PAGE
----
Jury trials that where pending trial on March 12, 2020 or initiated after that date, resumed on October 5, 2020. Deadlines in these cases were suspended an additional 30 days from October 5, 2020 to November 4, 2020.
Deadlines for Court Actions and Statutes of Limitations
Deadline for Initiating New Matters Extended.Deadlines established by Maryland law or court rules regarding when new matters must be filed in state court, including statutes of limitations, were tolled or suspended effective March 16, 2020, by the number of days the courts are closed. This means that the days the offices of the clerks of court were closed due to the COVID-19 health emergency (March 16 – July 20) do not count against the time remaining to initiate that matter. Clerks offices reopened to the public on July 20, 2020, and filing deadlines to initiate matters are were extended by an additional 15 days.
Deadline for Conducting Pending Judicial Proceedings Extended. Deadlines established by Maryland statute or court rules regarding when state courts must conduct pending judicial proceedings were tolled or suspended effective March 16, 2020, by the number of days the courts are closed. This means that the days the offices of the clerks of court were closed due to the COVID-19 health emergency (March 16 – July 20) do not count against the time remaining to conduct judicial proceedings. Clerks offices reopened to the public on July 20, 2020, and the deadlines for conducting proceedings in pending matters were extended by an additional 60 days. This will give the courts time to reschedule and hold those proceedings.
Dismissals for Lack of Jurisdiction or Prosecution. Under normal circumstances the court may dismiss a civil case for lack of jurisdiction (failure to serve the defendant within a specific time) or lack of prosecution (failure to take any action within 1 year, for most case types). The court will recalculate when cases are eligible to be dismissed for these reasons in light of these modified deadlines.
Foreclosures, Evictions, and Failure to Pay Rent Matters
State Protections from Foreclosure. On December 17, 2020, Governor Hogan amended an order providing that until the state of emergency is lifted, foreclosures of properties subject to a federal mortgage loan cannot proceed unless the loan servicer has provided a notice to the borrower at least 30 days prior that the borrower has a right to request a loan forbearance, and that the loan service has complied with all its obligations under the CARES Act.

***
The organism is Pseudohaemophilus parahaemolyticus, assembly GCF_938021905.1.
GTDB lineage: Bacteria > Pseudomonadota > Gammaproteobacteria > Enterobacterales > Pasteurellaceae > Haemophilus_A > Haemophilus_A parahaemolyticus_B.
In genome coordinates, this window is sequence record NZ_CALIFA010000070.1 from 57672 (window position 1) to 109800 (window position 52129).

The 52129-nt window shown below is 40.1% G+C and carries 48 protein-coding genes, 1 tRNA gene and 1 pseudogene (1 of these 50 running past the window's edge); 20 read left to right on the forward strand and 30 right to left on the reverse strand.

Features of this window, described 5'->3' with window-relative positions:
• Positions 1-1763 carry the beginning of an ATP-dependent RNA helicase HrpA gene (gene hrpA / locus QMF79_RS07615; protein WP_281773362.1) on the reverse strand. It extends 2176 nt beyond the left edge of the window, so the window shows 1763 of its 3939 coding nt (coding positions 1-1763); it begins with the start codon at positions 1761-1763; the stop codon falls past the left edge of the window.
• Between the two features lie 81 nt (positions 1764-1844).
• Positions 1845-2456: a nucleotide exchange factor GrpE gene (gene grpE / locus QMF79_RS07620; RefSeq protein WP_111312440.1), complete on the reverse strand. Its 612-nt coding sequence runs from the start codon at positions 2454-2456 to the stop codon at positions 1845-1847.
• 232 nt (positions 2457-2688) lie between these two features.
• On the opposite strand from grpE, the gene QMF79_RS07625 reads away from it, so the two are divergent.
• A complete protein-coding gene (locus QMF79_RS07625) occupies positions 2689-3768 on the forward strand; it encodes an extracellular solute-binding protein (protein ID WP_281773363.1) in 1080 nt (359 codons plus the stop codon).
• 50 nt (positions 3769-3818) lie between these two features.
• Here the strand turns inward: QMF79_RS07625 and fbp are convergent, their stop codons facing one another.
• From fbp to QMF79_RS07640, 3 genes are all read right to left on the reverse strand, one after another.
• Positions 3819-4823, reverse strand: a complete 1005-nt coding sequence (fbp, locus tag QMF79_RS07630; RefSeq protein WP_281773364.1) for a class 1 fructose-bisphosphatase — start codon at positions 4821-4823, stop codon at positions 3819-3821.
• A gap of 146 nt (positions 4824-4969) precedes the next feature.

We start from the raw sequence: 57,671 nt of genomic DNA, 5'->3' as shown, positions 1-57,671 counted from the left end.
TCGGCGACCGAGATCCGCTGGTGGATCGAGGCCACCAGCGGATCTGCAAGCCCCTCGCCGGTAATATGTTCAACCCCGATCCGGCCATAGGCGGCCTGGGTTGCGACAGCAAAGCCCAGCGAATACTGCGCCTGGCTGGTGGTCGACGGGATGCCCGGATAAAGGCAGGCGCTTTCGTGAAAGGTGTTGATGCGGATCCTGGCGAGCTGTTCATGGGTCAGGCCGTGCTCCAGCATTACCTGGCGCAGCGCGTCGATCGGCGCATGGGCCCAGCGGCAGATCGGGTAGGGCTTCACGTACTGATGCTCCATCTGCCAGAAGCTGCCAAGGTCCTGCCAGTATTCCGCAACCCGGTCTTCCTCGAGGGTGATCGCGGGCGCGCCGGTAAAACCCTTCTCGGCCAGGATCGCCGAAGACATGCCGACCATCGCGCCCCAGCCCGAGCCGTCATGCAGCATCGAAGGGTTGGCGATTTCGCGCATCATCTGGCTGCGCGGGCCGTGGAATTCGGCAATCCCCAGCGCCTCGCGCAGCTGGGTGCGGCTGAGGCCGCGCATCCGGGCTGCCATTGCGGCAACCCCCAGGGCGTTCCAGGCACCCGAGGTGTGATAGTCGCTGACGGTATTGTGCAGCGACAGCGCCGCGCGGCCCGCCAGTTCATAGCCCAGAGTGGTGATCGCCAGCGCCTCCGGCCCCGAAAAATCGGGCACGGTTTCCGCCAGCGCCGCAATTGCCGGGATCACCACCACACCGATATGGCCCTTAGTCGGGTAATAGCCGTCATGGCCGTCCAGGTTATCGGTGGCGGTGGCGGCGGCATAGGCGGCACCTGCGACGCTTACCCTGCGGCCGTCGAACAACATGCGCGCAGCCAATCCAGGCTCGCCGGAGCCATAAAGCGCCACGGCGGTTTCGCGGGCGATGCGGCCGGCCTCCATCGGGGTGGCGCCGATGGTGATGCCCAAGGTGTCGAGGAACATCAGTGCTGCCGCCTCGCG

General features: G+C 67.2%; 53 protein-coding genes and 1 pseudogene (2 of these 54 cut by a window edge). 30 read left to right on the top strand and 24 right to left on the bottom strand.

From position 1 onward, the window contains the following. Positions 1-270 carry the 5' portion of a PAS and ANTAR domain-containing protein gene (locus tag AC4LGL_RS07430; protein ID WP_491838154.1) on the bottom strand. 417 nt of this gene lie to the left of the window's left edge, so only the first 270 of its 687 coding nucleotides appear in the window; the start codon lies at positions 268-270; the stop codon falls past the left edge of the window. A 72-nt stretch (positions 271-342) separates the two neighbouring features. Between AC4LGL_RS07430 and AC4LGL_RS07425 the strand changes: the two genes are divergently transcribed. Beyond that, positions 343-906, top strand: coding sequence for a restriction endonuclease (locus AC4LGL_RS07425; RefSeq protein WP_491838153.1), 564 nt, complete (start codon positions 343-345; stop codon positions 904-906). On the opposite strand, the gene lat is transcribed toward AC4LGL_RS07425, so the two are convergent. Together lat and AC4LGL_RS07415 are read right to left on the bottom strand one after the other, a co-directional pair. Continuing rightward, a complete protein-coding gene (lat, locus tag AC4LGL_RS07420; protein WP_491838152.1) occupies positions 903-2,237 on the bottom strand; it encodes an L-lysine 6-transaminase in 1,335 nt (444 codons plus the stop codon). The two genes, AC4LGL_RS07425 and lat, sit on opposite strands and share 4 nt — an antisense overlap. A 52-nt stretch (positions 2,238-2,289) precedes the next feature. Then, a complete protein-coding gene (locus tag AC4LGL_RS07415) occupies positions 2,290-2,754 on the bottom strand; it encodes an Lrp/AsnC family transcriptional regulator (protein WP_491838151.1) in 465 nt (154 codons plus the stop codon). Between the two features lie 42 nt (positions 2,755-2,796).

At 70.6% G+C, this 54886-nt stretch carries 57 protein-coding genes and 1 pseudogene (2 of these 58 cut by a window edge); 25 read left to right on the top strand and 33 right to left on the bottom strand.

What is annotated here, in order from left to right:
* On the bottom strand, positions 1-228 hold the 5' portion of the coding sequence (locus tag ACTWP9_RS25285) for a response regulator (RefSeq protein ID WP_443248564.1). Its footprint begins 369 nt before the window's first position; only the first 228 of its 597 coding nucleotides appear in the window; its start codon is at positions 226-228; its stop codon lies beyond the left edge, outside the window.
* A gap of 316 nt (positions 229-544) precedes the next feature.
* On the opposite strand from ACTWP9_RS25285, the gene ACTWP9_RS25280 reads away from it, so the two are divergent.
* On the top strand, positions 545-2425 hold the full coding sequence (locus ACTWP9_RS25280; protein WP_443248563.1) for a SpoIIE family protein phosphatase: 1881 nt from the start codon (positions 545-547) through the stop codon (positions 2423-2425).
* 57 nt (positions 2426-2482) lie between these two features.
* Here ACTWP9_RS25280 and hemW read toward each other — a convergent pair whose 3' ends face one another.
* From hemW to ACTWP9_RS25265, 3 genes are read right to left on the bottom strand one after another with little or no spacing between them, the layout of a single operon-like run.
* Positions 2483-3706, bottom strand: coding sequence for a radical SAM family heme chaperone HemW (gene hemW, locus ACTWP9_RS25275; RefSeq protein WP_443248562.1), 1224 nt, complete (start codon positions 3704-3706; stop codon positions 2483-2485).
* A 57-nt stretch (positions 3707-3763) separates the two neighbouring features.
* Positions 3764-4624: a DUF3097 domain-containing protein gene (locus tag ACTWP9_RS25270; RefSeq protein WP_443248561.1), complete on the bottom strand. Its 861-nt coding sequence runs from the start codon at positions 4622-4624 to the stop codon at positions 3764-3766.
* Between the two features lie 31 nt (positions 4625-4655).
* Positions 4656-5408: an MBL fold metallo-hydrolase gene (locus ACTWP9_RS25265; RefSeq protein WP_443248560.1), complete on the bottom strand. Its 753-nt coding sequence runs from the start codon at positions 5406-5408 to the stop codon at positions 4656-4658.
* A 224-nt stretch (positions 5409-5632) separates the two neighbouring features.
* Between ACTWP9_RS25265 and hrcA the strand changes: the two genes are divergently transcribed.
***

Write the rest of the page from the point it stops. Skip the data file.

Under Governor Hogan’s order, foreclosures of properties subject to a non-federal mortgage loan cannot proceed unless the loan servicer has notified the borrower in writing that if the borrower is experiencing a financial hardship due to the COVID-19 health emergency, the borrower may request a forbearance for a period up to 180 days.
Additional Federal Protection from Foreclosure. A federal moratorium may apply to certain foreclosure matters. Persons seeking to advance a foreclosure or tax sale case that was initiated or pending during the emergency period may file a Declaration of Exemption from Moratorium.
Additional Federal Protection from Eviction. The Centers for Disease Control and Prevention (CDC) issued an order that says a landlord cannot evict a tenant before December 31, 2020 if the tenant provides the landlord a declaration stating they meet certain conditions. For more information on the CDC Order visit the pages below:
- Information about housing matters for landlords here.
- Information about housing matters for tenants here.
Additional State Protection from Eviction. On December 17, 2020, Governor Hogan amended a prior Executive Order providing that until the state of emergency is lifted, courts cannot grant a judgment for possession of residential, commercial, or industrial property, or issue a warrant of restitution (the document required for eviction) if the tenant can show they suffered a substantial loss of income resulting from COVID-19. This defense can be raised in Failure to Pay Rent and Breach of Lease cases only.